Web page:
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Ye olde time black and white...from around iconindustries home.

Discussion in 'Black and White' started by Iconindustries, Apr 9, 2011.

  1. Iconindustries

    Iconindustries Mu-43 Hall of Famer

    Recently I bought an old book called 'The Great Inventions'. The author has done a remarkable job of collecting photos and drawings to illustrate what is being described. As it is an old book and the inventions he is writing about are even older, the majority of the images are black and white. What struck me about the black and white is that it is so different to what i've used to seeing. More life, more real, more nostalgic. Determined to find the difference, I studied a portrait in the book of Samuel Finley Breese Morse the great pioneer of the telegraph. Circa 1830's
    He is standing with his arm resting on the back of a chair. He is wearing a long jacket or coat. This is very black. The outer edges of the image are dark, more so towards the corners. Vignetting I assume, and back in those days it was probably unintentional. His face and hair is extremely white. There is a white glow behind him which is intensified by the heavy vignetting. The white part is the defining signature of the old time B&W images. It is very white, way over exposed white. And being complimented by the very dark blacks, it gives the image more punch.
    I went out and took a few images with my GF1 and 20mm and converted one to black and white in Aperture. It wasn't black and white at all, more like black and grey. (I discovered black and white in Aperture is pretty lame) With the old portrait of Samuel beside me I fiddled around in Aperture until I came to a closer resemblance to the picture beside me. I got it pretty close. The only thing I would really love to add is flicks and specks to create the aged
    look.

    Here are the images I took and processed with 'ye olde time look'

    Constructive Criticism welcomed.

    All with GF1 and 20mm

    <a href="http://www.flickr.com/photos/50527022@N02/5602683992/" title="The entrance to our house by iconindustries, on Flickr">"1024" height="651" alt="The entrance to our house"></a>

    <a href="http://www.flickr.com/photos/50527022@N02/5602100047/" title="The latch on the front entrance gate by iconindustries, on Flickr">"1024" height="651" alt="The latch on the front entrance gate"></a>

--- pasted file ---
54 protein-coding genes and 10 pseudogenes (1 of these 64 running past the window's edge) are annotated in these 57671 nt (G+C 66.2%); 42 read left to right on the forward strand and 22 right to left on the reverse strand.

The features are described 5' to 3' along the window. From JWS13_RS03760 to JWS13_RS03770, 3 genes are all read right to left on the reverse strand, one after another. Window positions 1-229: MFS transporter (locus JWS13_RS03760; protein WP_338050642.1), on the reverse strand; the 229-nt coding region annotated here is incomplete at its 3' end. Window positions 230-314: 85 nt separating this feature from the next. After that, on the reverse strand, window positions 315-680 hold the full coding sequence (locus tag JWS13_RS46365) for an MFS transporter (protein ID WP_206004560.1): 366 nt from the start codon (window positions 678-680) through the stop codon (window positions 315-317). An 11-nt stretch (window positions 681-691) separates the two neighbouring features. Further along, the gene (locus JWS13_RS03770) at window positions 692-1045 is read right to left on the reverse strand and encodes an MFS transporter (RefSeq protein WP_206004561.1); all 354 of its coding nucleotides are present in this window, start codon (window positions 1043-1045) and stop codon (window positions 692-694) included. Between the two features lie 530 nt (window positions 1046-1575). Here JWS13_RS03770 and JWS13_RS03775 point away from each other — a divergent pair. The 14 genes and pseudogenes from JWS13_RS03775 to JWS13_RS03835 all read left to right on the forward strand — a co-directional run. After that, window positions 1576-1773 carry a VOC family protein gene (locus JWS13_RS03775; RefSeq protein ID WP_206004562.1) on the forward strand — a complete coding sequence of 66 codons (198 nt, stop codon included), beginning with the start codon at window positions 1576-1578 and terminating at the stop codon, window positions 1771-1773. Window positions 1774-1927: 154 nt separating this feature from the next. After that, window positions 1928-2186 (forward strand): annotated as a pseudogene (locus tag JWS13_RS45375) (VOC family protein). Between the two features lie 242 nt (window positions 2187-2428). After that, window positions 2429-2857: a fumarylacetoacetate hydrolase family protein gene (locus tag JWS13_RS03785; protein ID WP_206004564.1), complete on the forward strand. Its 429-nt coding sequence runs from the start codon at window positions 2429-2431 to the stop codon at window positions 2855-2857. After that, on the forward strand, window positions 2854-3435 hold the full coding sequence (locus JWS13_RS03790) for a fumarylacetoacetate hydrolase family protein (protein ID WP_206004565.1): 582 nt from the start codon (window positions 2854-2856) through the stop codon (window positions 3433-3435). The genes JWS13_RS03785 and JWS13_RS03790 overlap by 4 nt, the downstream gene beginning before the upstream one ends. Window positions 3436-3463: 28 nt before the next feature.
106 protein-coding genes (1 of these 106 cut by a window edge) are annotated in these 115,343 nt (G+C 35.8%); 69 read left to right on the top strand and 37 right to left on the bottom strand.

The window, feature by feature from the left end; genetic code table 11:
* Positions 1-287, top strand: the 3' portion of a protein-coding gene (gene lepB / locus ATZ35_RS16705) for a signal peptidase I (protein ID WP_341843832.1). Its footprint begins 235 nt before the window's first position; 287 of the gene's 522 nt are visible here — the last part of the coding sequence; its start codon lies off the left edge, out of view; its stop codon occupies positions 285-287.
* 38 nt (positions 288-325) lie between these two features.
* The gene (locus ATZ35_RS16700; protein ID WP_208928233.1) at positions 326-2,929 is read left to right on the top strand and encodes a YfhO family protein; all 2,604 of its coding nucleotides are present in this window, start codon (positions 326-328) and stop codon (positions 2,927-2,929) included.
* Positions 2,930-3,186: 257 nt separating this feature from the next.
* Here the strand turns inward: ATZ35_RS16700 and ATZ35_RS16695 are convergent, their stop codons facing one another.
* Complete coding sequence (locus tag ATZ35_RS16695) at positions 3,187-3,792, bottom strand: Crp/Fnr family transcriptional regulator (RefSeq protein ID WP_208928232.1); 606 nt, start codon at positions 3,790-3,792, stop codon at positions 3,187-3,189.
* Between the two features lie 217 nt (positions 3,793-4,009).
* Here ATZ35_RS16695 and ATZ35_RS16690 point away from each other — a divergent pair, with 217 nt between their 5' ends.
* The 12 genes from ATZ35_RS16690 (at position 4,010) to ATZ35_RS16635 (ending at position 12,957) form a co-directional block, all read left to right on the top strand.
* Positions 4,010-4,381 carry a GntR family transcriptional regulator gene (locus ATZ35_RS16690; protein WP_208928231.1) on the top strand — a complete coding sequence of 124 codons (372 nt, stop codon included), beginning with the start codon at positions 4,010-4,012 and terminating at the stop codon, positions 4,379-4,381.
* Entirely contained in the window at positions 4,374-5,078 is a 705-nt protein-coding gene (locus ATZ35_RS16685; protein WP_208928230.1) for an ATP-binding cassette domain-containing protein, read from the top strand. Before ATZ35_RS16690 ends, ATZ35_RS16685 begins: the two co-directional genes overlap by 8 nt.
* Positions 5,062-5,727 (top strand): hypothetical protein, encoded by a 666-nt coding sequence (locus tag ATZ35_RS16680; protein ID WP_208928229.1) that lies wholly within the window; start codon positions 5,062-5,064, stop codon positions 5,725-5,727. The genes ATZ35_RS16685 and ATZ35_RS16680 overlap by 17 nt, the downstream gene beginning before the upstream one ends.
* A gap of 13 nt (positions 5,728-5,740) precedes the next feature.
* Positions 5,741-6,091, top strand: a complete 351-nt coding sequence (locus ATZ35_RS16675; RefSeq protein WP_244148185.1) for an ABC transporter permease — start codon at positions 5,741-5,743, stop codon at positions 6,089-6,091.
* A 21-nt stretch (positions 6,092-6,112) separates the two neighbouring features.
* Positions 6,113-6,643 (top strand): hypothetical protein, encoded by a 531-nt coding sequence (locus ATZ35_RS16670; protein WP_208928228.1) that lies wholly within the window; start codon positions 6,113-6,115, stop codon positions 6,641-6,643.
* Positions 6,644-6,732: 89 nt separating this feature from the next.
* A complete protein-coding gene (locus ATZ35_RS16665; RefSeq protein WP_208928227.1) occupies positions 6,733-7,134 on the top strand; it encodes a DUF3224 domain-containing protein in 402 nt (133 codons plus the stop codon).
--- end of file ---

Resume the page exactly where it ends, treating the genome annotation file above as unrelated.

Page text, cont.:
<a href="http://www.flickr.com/photos/50527022@N02/5602111597/" title="Garden ornament by iconindustries, on Flickr">"1024" height="651" alt="Garden ornament"></a>

    <a href="http://www.flickr.com/photos/50527022@N02/5602101993/" title="Collection of old items by iconindustries, on Flickr">"1024" height="651" alt="Collection of old items"></a>

    <a href="http://www.flickr.com/photos/50527022@N02/5602101151/" title="Our Southern Cross Windmill by iconindustries, on Flickr">"1024" height="752" alt="Our Southern Cross Windmill"></a>

    <a href="http://www.flickr.com/photos/50527022@N02/5602103437/" title="A brass wheel I found at the dump by iconindustries, on Flickr">"1024" height="651" alt="A brass wheel I found at the dump"></a>
     
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  2. Alanroseman

    Alanroseman Super Moderator Emeritus

    Dec 21, 2010
    New England
    Really nice post Brady, and as per usual, great narrative to go along!

    Have you tried the SilverEFX plug in from NIK software that Ray, Don, etc all swear by? They have a 15 day free trial

    It will, in fact, give you the image settings you describe. It works as a plug in, much like borderFX (I think you're using that yes?) Just head to the "photo menu" then select edit in SilverEFX instead of borderFX.

    I think you'll be pleasantly surprised..

    Cheers, Alan
     
  3. sphexx

    sphexx Mu-43 Regular

    54
    Feb 19, 2010
    Harrogate, Yorkshire
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  4. mauve

    mauve Mu-43 Top Veteran

    892
    Mar 9, 2010
    Paris, France
    I googled a bit but couldn't find an image matching your description; so I'm left with speculations only, but from the timeframe, I'd say there's a high chance the original was not a paper based b&w picture but a metal based daguerréotype - what you see would be typically the product of reproduction techniques using orthochromatic chemistry to duplicate that single original. Therefore, some degradation of the tonal range is to be expected.

    In fact, early b&w were not necessarily highly contrasted, and very soon some process could produce b&w gradations you'd be hard pressed to match even today (charcoal process from Fresson method for instance).